Saturday, May 13, 2006

The Bad News: Hunger in New Mexico Worsens

Postal carriers in Albuquerque were collecting non-perishable food items deposited near mail boxes today (Saturday, May 13), as part of Roadrunner Food Bank's spring-summer drive.

I suspect the collections won't be as large as those for the Thanksgiving drive, as people tend to think less about the hungry and poor in our community during the summer months.

Unfortunately, this is the time when food banks need the donations most, as stocks on their shelves begin to dwindle.

The spring-summer food drive has taken an even greater significance this year, given the study by the
New Mexico Association of Food Banks (NMAFB) released just this week.

The report, which the NMAFB called "the most comprehensive study of hunger in New Mexico ever,"
showed some troubling trends in our state:
60 percent of food pantries, 68 percent of soup kitchens and 54 percent of shelters reported an increase in the number of clients seeking help since 2001.

estimated 238,000 New Mexicans sought emergency food in 2005. This is an increase of 38 percent or 66,000 more people per year since 2001.

There are more of these dire statistics in the
executive summary and the full report

The study was compiled using data collected in the spring of 2005 by the eight member food banks of the NMAFB in Albuquerque, Santa Fe, Las Cruces, Gallup, Farmington, Roswell, Hobbs and Clovis.

The report is part of the national
study Hunger in America 2006 compiled by America's Second Harvest. As the Second Harvest report indicates, the problems are not confined to New Mexico. The growth in hunger is a part of a national trend.

"The results of Hunger in America 2006 should be discomforting," said the Second Harvest national study. "It is difficult to understand how people living in this land of plenty can have to make decisions between paying for food or other household necessities."

Other recent reports have found similar trends.
"Even with an improving economy, overall requests for emergency food assistance increased by an average of 14 percent over the past year with 96 percent of the cities registering an increase," the United States Conference of Mayors said in study released in December 2005.

In particular, families with children requesting food assistance and emergency shelter also increased substantially over the last year, the mayors' report said. Read press release
See full report

Faith leaders are not keeping quiet about the recent trends. In an April 24 editorial entitled Hunger USA, the Jesuit-sponsored America magazine calls into question the low priority that our country's leaders are giving to the problem.

"Hunger here in the richest nation in the world? Impossible, one might think,"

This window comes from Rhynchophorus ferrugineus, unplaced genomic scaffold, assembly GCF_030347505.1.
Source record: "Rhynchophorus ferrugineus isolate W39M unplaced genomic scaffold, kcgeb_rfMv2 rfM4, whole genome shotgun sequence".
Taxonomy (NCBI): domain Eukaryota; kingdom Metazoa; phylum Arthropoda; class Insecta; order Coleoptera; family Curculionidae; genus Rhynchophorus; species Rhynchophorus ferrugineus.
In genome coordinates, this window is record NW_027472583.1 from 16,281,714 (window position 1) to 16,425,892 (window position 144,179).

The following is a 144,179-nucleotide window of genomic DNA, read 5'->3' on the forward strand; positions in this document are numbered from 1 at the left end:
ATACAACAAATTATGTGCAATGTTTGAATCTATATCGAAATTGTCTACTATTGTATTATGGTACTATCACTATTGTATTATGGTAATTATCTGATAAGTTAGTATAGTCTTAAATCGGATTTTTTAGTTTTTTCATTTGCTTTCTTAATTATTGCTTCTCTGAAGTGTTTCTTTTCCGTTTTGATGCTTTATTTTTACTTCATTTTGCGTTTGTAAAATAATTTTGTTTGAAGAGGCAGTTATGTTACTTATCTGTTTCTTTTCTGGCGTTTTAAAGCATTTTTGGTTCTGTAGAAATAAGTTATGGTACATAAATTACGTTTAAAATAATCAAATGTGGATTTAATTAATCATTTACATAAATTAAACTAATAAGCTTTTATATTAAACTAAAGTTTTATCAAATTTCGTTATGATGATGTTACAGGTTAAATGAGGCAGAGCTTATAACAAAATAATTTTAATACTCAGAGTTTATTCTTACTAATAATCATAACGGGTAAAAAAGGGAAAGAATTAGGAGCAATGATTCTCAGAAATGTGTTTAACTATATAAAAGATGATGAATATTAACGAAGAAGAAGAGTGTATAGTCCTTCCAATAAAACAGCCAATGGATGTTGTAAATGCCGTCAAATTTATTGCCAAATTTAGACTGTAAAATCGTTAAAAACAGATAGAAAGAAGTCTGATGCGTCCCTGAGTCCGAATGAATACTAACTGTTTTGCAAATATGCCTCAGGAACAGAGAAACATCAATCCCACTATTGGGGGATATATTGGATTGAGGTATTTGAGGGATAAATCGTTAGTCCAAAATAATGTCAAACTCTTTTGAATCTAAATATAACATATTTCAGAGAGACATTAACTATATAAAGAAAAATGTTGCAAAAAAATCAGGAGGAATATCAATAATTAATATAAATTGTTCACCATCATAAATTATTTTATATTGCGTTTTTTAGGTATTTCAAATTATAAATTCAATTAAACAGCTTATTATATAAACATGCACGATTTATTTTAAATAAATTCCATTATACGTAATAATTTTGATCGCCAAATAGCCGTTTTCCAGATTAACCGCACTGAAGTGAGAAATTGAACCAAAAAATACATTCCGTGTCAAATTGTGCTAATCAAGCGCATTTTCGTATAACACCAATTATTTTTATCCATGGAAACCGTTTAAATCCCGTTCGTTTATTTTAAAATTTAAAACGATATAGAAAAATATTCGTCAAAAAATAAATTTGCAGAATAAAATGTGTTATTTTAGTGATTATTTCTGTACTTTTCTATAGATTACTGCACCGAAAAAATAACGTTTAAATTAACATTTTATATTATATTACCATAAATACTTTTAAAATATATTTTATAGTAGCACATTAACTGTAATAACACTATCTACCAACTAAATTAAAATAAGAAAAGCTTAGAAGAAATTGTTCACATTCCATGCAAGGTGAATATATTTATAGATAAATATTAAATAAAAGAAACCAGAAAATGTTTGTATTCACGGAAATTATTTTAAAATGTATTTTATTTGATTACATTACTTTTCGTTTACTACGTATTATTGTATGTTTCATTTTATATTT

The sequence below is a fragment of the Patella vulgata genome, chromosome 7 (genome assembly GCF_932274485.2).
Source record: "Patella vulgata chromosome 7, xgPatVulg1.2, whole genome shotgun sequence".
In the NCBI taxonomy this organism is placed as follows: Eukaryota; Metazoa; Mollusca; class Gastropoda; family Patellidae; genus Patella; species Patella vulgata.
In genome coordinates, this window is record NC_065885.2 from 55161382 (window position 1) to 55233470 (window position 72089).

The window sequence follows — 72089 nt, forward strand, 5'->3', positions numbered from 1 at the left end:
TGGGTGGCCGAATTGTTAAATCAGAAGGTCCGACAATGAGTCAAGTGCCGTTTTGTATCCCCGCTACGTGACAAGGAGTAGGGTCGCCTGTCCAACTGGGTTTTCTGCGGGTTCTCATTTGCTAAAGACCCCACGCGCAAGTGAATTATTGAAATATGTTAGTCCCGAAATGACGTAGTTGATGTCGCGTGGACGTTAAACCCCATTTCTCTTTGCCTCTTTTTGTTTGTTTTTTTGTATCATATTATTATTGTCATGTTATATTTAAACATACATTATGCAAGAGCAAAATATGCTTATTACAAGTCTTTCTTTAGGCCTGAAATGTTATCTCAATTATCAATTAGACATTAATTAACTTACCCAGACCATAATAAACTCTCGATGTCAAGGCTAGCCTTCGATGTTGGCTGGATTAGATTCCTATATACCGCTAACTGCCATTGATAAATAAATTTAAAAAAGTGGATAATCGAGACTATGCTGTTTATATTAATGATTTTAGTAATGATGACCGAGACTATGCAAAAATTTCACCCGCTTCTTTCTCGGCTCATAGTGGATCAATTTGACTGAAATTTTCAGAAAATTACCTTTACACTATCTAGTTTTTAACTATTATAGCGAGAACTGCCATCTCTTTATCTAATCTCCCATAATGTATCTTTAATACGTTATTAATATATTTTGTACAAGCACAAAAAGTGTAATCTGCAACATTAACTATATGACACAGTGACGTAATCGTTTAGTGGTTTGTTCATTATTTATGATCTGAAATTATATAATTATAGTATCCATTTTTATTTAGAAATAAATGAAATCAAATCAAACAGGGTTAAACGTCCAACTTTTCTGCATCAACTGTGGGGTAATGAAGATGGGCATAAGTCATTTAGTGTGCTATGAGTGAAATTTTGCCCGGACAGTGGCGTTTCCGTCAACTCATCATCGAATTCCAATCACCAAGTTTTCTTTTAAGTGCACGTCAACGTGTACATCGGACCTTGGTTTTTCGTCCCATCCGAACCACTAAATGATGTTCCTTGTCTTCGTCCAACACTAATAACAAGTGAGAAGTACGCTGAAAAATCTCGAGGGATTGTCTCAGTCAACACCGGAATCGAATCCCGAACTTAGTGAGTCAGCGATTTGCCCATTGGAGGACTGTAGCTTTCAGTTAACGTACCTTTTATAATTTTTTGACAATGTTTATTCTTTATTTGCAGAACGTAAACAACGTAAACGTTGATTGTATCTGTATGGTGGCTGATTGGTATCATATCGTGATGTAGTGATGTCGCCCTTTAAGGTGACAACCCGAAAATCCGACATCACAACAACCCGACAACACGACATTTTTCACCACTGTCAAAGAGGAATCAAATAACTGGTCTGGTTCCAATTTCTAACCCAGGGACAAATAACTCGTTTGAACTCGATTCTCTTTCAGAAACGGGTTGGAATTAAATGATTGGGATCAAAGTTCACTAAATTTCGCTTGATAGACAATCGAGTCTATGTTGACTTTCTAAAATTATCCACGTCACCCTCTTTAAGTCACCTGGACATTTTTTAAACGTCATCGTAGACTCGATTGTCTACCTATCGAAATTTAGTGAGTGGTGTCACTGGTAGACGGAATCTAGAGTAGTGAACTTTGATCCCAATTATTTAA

said the editorial. "But the U.S. Conference of Mayors’ annual Hunger and Homelessness Survey makes it clear that hunger and food insecurity (not always having access to enough food to meet basic needs) not only exist, but are on the rise.

said the mood in Congress and in President George W. Bush's administration is to slash spending on food and nutrition programs, which has contributed to the problem.
"Congress should firmly resist cutting back on federal nutrition programs and focus instead on strengthening them in such a way as to eliminate hunger and guarantee food security in the United States," said the editorial.
The prospect of budget reductions prompted the leaders of five denominations (The Presbyterian Church USA, the Evangelical Lutheran Church in America, the Episcopal Church, the United Church of Christ and the United Methodist Church), to write a letter to House Budget Committee urging not only that adequate funding be maintained for nutrition programs, but that our government "eliminate the inequities in its federal budget and instead act to pass a budget that meets the moral test of 'serving the common good.'

The five Protestant leaders ended their letter, dated March 29, 2006, (during the Lenten Season) with a quote from
Isaiah 58:10,
If you offer your food to the hungry and satisfy the needs of the afflicted, then your light shall rise in the darkness."

"We pray that during the budget process, light will indeed rise and that Congress will not only remember the hungry and afflicted but will respond to them with justice and fairness for all," read the last line of the letter.
Because of the strong voices by the faith leaders and many other advocates for the poor, many nutrition programs like the Commodity Supplemental Food Program that the Bush administration originally proposed for cuts for fiscal year 2007 have been saved by the House Agriculture Appropriations Subcommittee, said the Food Research and Action Center (FRAC).

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